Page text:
Thursday, May 24, 2012

My 500 words for purpos/ed

I’ve always loved Miss Jean Brodie’s pronouncement that “the word "education" comes from the root e from ex, out, and duco, I lead. It means a leading out.”  And in our digital world it is surely true that we must be more concerned about leading thinkers out than forcing thinking in. What is the point of forcing in a myriad facts and figures that are ready-to-hand and a click of a mouse?  

But what would really happen if we took Jean Brodie’s maxim to heart? I dread to think. No doubt in a few years students it would be compulsory, we would be facing “leading out” tests, there would be “leading out” grades and “leading out” certificates.  Somehow we can’t let a good idea happen without wanting to give it a score. And that’s where the real issue lies.

Who was it who said that the things that can be measured are not always the things worth measuring? Someone pretty bright I would guess. Certainly not someone from the DfE or Ofsted. For them education is nothing more than simple arithmetic. The child who is number 5 needs to become number 6, the child at number 6 needs to become 6+.

How much is that missing? Our children are inheriting a world that we have pretty much destroyed. We have crippled our ecosystem and exhausted our resources.  Where there used to be idealism today there is commercialism,  and now even knowledge and learning have been pulled into that merry dance, with higher education being seen as nothing more than a means to a higher wage, a bigger house, a better car.

So perhaps the purpose of education is to get ourselves back onto a more human path, to somehow nurture and support the new generation to not only come to terms with their miserable legacy, but to transform it.  We need to help our youngsters find the strength and confidence to go beyond the shallowness of the world we are leaving to them, and empower them to take a leap into a brighter future.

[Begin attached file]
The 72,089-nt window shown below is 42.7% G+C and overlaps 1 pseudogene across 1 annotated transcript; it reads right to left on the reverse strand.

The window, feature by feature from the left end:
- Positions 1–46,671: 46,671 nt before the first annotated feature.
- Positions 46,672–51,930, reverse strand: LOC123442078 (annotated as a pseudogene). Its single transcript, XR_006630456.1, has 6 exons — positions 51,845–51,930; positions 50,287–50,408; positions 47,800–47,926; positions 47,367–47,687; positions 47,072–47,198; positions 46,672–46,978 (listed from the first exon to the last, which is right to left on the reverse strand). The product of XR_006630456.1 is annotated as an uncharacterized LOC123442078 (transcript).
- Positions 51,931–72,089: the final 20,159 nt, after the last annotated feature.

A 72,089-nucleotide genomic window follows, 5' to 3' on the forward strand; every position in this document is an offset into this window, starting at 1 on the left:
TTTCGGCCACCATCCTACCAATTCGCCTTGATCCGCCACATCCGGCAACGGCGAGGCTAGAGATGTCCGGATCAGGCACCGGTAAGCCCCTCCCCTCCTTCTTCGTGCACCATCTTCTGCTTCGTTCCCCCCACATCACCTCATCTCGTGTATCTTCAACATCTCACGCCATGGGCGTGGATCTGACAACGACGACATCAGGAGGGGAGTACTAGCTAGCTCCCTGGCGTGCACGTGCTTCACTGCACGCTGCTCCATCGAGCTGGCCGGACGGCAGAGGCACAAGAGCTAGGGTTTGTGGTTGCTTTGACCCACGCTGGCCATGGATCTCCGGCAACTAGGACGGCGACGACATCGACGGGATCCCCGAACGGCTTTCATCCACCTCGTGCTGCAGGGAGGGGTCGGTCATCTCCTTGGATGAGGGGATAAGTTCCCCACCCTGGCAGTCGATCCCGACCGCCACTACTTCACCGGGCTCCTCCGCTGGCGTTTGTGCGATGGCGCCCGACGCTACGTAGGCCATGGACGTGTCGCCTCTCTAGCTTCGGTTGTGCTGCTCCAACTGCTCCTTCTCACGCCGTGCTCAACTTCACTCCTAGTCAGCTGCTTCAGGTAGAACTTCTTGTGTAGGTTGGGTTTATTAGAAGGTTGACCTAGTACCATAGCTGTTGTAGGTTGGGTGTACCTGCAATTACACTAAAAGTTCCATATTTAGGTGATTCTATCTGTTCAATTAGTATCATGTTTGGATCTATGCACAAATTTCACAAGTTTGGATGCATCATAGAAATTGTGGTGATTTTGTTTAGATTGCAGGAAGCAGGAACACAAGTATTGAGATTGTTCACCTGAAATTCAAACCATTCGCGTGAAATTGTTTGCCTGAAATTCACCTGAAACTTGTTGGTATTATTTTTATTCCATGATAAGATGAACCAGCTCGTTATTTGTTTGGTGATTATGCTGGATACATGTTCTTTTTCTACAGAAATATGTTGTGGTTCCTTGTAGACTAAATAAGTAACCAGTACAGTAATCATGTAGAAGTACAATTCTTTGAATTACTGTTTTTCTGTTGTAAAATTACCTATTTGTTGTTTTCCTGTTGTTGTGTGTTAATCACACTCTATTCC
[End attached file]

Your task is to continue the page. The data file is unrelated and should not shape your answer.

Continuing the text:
Of course we do need to support the development of the basic skills of reading, writing and arithmetic but we also need to provide opportunities for the development of  those many other talents that are equally “basic” – collaboration, creativity, problem solving, logical thinking, empathy, oracy, compassion, curiosity, community building, movement, dance, laughter… few of which can be tested, but all of which are incredibly valuable.

But perhaps we also have to reflect that the purpose of education is not just to encourage the development of these talents in our children. Maybe it is also to provide those rare chances for our masters, our leaders and our selves to see that sometimes a child can teach us more than we could ever teach them.

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